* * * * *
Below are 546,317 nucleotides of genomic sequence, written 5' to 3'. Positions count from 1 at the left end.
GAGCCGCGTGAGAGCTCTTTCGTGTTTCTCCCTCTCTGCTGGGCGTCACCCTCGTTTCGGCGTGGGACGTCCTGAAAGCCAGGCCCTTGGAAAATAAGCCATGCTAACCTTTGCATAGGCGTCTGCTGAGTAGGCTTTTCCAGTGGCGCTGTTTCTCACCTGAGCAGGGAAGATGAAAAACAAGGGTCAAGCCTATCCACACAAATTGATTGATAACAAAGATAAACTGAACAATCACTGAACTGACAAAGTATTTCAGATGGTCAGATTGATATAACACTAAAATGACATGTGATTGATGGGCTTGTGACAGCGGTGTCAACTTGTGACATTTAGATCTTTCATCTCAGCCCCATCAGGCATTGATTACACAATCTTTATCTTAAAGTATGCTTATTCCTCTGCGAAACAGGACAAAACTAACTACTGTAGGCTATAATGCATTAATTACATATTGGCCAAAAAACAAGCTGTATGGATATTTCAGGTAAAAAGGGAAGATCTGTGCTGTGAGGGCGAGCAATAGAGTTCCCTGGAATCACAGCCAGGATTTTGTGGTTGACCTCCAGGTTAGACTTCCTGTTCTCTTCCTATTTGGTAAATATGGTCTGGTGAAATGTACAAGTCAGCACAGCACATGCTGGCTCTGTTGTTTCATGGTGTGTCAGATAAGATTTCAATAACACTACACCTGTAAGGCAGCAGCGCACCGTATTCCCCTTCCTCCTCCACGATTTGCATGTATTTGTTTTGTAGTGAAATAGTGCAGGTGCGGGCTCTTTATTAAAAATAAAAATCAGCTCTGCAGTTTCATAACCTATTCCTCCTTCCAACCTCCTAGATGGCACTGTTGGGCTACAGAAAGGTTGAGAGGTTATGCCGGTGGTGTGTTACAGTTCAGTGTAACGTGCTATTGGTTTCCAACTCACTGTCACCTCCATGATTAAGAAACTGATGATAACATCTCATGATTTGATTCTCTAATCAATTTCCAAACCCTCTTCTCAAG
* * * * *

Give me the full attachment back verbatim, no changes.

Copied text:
Below are 546,317 nucleotides of genomic sequence, written 5' to 3'. Positions count from 1 at the left end.
GAGCCGCGTGAGAGCTCTTTCGTGTTTCTCCCTCTCTGCTGGGCGTCACCCTCGTTTCGGCGTGGGACGTCCTGAAAGCCAGGCCCTTGGAAAATAAGCCATGCTAACCTTTGCATAGGCGTCTGCTGAGTAGGCTTTTCCAGTGGCGCTGTTTCTCACCTGAGCAGGGAAGATGAAAAACAAGGGTCAAGCCTATCCACACAAATTGATTGATAACAAAGATAAACTGAACAATCACTGAACTGACAAAGTATTTCAGATGGTCAGATTGATATAACACTAAAATGACATGTGATTGATGGGCTTGTGACAGCGGTGTCAACTTGTGACATTTAGATCTTTCATCTCAGCCCCATCAGGCATTGATTACACAATCTTTATCTTAAAGTATGCTTATTCCTCTGCGAAACAGGACAAAACTAACTACTGTAGGCTATAATGCATTAATTACATATTGGCCAAAAAACAAGCTGTATGGATATTTCAGGTAAAAAGGGAAGATCTGTGCTGTGAGGGCGAGCAATAGAGTTCCCTGGAATCACAGCCAGGATTTTGTGGTTGACCTCCAGGTTAGACTTCCTGTTCTCTTCCTATTTGGTAAATATGGTCTGGTGAAATGTACAAGTCAGCACAGCACATGCTGGCTCTGTTGTTTCATGGTGTGTCAGATAAGATTTCAATAACACTACACCTGTAAGGCAGCAGCGCACCGTATTCCCCTTCCTCCTCCACGATTTGCATGTATTTGTTTTGTAGTGAAATAGTGCAGGTGCGGGCTCTTTATTAAAAATAAAAATCAGCTCTGCAGTTTCATAACCTATTCCTCCTTCCAACCTCCTAGATGGCACTGTTGGGCTACAGAAAGGTTGAGAGGTTATGCCGGTGGTGTGTTACAGTTCAGTGTAACGTGCTATTGGTTTCCAACTCACTGTCACCTCCATGATTAAGAAACTGATGATAACATCTCATGATTTGATTCTCTAATCAATTTCCAAACCCTCTTCTCAAG